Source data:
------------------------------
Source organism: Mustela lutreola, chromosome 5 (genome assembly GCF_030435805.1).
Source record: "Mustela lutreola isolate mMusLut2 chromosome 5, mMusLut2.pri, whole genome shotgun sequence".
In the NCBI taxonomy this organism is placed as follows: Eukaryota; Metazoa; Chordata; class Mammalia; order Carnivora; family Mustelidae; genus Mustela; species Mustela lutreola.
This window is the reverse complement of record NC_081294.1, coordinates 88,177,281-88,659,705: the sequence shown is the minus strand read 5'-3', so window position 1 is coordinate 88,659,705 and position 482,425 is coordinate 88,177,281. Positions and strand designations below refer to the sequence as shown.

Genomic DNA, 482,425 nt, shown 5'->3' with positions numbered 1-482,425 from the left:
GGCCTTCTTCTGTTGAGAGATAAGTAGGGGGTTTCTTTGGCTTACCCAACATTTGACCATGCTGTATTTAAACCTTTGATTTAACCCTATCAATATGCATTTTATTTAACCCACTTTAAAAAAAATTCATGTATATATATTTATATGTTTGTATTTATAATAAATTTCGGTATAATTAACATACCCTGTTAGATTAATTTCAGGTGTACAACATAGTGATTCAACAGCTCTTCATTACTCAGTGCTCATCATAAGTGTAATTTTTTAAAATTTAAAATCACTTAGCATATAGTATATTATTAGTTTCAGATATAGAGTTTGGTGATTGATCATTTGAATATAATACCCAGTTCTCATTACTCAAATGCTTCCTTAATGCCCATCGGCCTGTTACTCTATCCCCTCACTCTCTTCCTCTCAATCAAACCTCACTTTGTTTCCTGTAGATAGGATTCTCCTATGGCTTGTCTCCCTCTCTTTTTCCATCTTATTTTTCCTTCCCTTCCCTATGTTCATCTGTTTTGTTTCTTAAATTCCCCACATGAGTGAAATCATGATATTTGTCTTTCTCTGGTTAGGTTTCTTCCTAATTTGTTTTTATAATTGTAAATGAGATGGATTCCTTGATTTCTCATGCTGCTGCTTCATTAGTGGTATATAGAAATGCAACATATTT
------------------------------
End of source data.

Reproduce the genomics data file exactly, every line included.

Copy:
Source organism: Mustela lutreola, chromosome 5 (genome assembly GCF_030435805.1).
Source record: "Mustela lutreola isolate mMusLut2 chromosome 5, mMusLut2.pri, whole genome shotgun sequence".
In the NCBI taxonomy this organism is placed as follows: Eukaryota; Metazoa; Chordata; class Mammalia; order Carnivora; family Mustelidae; genus Mustela; species Mustela lutreola.
This window is the reverse complement of record NC_081294.1, coordinates 88,177,281-88,659,705: the sequence shown is the minus strand read 5'-3', so window position 1 is coordinate 88,659,705 and position 482,425 is coordinate 88,177,281. Positions and strand designations below refer to the sequence as shown.

Genomic DNA, 482,425 nt, shown 5'->3' with positions numbered 1-482,425 from the left:
GGCCTTCTTCTGTTGAGAGATAAGTAGGGGGTTTCTTTGGCTTACCCAACATTTGACCATGCTGTATTTAAACCTTTGATTTAACCCTATCAATATGCATTTTATTTAACCCACTTTAAAAAAAATTCATGTATATATATTTATATGTTTGTATTTATAATAAATTTCGGTATAATTAACATACCCTGTTAGATTAATTTCAGGTGTACAACATAGTGATTCAACAGCTCTTCATTACTCAGTGCTCATCATAAGTGTAATTTTTTAAAATTTAAAATCACTTAGCATATAGTATATTATTAGTTTCAGATATAGAGTTTGGTGATTGATCATTTGAATATAATACCCAGTTCTCATTACTCAAATGCTTCCTTAATGCCCATCGGCCTGTTACTCTATCCCCTCACTCTCTTCCTCTCAATCAAACCTCACTTTGTTTCCTGTAGATAGGATTCTCCTATGGCTTGTCTCCCTCTCTTTTTCCATCTTATTTTTCCTTCCCTTCCCTATGTTCATCTGTTTTGTTTCTTAAATTCCCCACATGAGTGAAATCATGATATTTGTCTTTCTCTGGTTAGGTTTCTTCCTAATTTGTTTTTATAATTGTAAATGAGATGGATTCCTTGATTTCTCATGCTGCTGCTTCATTAGTGGTATATAGAAATGCAACATATTT